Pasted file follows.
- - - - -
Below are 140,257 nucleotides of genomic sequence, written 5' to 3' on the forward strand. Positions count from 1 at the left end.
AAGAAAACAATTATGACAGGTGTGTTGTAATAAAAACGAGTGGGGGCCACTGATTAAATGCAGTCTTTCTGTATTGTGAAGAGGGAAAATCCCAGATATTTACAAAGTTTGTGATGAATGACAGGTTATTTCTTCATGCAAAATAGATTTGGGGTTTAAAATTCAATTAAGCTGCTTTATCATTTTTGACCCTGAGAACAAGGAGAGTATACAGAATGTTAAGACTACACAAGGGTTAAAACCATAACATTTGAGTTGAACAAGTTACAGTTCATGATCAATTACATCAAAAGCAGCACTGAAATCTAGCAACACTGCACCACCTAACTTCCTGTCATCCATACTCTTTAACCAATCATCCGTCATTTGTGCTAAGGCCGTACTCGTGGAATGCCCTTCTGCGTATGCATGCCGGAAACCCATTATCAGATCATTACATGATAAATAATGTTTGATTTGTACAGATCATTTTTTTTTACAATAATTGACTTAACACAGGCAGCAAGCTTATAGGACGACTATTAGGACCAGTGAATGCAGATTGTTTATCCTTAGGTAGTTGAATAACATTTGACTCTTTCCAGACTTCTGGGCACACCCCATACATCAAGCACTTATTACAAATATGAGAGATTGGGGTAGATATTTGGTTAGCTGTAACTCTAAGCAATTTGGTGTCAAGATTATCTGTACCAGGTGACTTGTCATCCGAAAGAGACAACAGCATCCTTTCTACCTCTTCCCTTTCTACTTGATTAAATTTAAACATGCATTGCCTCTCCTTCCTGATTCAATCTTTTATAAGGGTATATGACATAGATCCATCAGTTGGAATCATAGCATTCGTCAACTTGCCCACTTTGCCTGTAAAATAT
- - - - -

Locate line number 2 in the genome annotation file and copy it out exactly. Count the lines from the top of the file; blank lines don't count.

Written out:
AAGAAAACAATTATGACAGGTGTGTTGTAATAAAAACGAGTGGGGGCCACTGATTAAATGCAGTCTTTCTGTATTGTGAAGAGGGAAAATCCCAGATATTTACAAAGTTTGTGATGAATGACAGGTTATTTCTTCATGCAAAATAGATTTGGGGTTTAAAATTCAATTAAGCTGCTTTATCATTTTTGACCCTGAGAACAAGGAGAGTATACAGAATGTTAAGACTACACAAGGGTTAAAACCATAACATTTGAGTTGAACAAGTTACAGTTCATGATCAATTACATCAAAAGCAGCACTGAAATCTAGCAACACTGCACCACCTAACTTCCTGTCATCCATACTCTTTAACCAATCATCCGTCATTTGTGCTAAGGCCGTACTCGTGGAATGCCCTTCTGCGTATGCATGCCGGAAACCCATTATCAGATCATTACATGATAAATAATGTTTGATTTGTACAGATCATTTTTTTTTACAATAATTGACTTAACACAGGCAGCAAGCTTATAGGACGACTATTAGGACCAGTGAATGCAGATTGTTTATCCTTAGGTAGTTGAATAACATTTGACTCTTTCCAGACTTCTGGGCACACCCCATACATCAAGCACTTATTACAAATATGAGAGATTGGGGTAGATATTTGGTTAGCTGTAACTCTAAGCAATTTGGTGTCAAGATTATCTGTACCAGGTGACTTGTCATCCGAAAGAGACAACAGCATCCTTTCTACCTCTTCCCTTTCTACTTGATTAAATTTAAACATGCATTGCCTCTCCTTCCTGATTCAATCTTTTATAAGGGTATATGACATAGATCCATCAGTTGGAATCATAGCATTCGTCAACTTGCCCACTTTGCCTGTAAAATAT